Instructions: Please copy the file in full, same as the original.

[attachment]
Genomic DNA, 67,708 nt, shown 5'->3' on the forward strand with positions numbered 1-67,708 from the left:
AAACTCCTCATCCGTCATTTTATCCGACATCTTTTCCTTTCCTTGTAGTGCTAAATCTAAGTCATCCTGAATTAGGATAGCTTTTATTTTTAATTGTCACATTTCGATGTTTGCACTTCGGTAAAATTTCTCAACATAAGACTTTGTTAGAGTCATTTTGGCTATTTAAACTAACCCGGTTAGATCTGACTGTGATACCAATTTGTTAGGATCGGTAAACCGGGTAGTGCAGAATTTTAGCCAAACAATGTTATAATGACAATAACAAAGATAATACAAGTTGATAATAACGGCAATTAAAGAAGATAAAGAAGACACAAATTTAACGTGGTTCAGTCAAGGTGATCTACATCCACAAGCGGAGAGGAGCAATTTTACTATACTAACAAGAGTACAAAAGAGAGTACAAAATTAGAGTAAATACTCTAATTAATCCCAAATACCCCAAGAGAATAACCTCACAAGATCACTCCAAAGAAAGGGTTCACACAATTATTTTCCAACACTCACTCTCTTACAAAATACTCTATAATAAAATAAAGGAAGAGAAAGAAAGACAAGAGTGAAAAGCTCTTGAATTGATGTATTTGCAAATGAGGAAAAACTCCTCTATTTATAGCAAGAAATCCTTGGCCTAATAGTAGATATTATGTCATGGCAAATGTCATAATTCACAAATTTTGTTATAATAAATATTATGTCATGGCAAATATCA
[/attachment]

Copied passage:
Genomic DNA, 67,708 nt, shown 5'->3' on the forward strand with positions numbered 1-67,708 from the left:
AAACTCCTCATCCGTCATTTTATCCGACATCTTTTCCTTTCCTTGTAGTGCTAAATCTAAGTCATCCTGAATTAGGATAGCTTTTATTTTTAATTGTCACATTTCGATGTTTGCACTTCGGTAAAATTTCTCAACATAAGACTTTGTTAGAGTCATTTTGGCTATTTAAACTAACCCGGTTAGATCTGACTGTGATACCAATTTGTTAGGATCGGTAAACCGGGTAGTGCAGAATTTTAGCCAAACAATGTTATAATGACAATAACAAAGATAATACAAGTTGATAATAACGGCAATTAAAGAAGATAAAGAAGACACAAATTTAACGTGGTTCAGTCAAGGTGATCTACATCCACAAGCGGAGAGGAGCAATTTTACTATACTAACAAGAGTACAAAAGAGAGTACAAAATTAGAGTAAATACTCTAATTAATCCCAAATACCCCAAGAGAATAACCTCACAAGATCACTCCAAAGAAAGGGTTCACACAATTATTTTCCAACACTCACTCTCTTACAAAATACTCTATAATAAAATAAAGGAAGAGAAAGAAAGACAAGAGTGAAAAGCTCTTGAATTGATGTATTTGCAAATGAGGAAAAACTCCTCTATTTATAGCAAGAAATCCTTGGCCTAATAGTAGATATTATGTCATGGCAAATGTCATAATTCACAAATTTTGTTATAATAAATATTATGTCATGGCAAATATCA